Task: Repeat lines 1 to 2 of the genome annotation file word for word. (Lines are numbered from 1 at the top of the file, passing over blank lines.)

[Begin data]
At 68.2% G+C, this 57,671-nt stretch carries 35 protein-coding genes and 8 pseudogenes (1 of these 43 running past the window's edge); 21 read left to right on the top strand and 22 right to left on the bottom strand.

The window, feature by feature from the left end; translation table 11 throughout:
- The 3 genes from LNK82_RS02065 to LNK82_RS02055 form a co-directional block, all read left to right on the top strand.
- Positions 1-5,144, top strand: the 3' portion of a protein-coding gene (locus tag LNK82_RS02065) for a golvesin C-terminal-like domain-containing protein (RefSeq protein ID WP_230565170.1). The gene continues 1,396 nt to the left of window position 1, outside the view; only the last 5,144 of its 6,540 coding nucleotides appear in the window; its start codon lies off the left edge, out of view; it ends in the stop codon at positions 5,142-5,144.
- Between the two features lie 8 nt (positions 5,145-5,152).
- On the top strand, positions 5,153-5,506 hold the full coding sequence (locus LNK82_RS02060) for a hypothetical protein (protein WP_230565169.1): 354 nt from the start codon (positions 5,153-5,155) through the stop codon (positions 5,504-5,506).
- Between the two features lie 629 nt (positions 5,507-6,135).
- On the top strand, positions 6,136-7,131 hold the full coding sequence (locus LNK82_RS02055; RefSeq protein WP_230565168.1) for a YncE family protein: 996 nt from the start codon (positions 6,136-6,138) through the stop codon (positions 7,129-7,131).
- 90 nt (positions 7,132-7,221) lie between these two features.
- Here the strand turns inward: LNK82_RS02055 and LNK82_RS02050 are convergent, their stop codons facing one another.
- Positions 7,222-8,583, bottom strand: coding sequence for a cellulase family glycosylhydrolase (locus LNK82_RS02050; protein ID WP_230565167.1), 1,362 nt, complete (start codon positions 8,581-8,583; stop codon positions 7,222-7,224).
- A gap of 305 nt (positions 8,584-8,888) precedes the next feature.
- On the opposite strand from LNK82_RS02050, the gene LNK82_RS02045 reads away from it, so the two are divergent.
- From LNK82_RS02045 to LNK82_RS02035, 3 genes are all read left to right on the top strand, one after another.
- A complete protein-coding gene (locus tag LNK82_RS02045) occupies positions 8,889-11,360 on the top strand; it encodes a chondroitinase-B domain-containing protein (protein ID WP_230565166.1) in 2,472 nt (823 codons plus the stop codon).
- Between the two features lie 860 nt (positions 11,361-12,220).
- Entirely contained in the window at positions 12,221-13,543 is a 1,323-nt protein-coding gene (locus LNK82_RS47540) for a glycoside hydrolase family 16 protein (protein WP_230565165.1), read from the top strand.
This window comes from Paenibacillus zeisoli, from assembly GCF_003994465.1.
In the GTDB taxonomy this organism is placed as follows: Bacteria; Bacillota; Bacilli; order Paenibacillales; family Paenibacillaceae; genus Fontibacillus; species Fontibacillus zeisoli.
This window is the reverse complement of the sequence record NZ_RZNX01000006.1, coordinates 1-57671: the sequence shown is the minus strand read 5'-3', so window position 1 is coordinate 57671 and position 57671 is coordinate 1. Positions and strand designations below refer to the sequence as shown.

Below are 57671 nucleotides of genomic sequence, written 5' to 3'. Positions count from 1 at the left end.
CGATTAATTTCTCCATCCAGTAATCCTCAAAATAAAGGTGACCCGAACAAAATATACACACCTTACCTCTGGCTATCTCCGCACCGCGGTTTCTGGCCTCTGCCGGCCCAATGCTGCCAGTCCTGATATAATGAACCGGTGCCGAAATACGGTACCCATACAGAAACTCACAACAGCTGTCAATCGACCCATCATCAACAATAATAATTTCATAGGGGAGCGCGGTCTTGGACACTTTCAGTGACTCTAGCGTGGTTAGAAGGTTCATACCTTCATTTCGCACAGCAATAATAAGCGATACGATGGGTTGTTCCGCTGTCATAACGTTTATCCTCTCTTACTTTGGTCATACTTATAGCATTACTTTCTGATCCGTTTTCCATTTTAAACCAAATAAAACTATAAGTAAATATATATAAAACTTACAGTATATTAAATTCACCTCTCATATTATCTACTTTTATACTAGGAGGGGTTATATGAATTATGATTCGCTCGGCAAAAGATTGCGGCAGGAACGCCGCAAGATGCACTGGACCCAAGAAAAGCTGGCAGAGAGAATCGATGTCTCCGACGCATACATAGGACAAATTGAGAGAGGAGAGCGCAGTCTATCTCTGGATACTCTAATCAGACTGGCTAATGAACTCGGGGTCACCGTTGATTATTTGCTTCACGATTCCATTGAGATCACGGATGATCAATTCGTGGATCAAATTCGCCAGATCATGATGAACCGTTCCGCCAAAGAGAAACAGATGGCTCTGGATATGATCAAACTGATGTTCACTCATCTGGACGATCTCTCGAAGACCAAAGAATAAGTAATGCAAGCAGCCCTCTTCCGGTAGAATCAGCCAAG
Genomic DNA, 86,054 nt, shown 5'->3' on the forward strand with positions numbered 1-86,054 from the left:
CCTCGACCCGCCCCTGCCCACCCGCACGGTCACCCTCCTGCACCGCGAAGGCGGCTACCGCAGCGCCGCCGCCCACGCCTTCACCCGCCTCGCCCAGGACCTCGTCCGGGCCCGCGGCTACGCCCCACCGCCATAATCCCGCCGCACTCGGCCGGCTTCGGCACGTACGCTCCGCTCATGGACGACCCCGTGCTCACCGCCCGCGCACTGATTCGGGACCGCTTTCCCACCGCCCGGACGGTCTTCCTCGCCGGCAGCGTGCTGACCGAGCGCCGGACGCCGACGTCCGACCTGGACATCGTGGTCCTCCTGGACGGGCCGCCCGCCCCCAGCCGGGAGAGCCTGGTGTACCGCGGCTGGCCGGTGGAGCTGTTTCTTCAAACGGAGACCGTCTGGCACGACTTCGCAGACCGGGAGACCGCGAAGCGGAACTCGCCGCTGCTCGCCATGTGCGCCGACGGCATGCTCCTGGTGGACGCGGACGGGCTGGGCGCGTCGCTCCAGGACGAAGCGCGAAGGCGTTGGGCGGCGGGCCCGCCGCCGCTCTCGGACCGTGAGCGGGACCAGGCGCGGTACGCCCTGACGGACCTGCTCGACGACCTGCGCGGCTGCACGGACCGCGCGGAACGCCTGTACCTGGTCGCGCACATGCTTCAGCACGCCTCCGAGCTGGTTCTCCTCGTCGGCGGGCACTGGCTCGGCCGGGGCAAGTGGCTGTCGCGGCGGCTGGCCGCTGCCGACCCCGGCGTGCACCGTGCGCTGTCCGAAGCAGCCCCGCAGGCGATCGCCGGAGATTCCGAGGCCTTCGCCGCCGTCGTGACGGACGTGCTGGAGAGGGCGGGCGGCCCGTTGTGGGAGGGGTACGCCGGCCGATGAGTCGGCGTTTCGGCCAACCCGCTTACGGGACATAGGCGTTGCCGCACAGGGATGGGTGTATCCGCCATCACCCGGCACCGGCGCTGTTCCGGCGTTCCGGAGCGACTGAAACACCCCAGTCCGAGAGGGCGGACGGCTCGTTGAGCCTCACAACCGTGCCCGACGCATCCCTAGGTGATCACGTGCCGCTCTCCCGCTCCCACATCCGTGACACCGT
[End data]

At 68.2% G+C, this 57,671-nt stretch carries 35 protein-coding genes and 8 pseudogenes (1 of these 43 running past the window's edge); 21 read left to right on the top strand and 22 right to left on the bottom strand.

The window, feature by feature from the left end; translation table 11 throughout: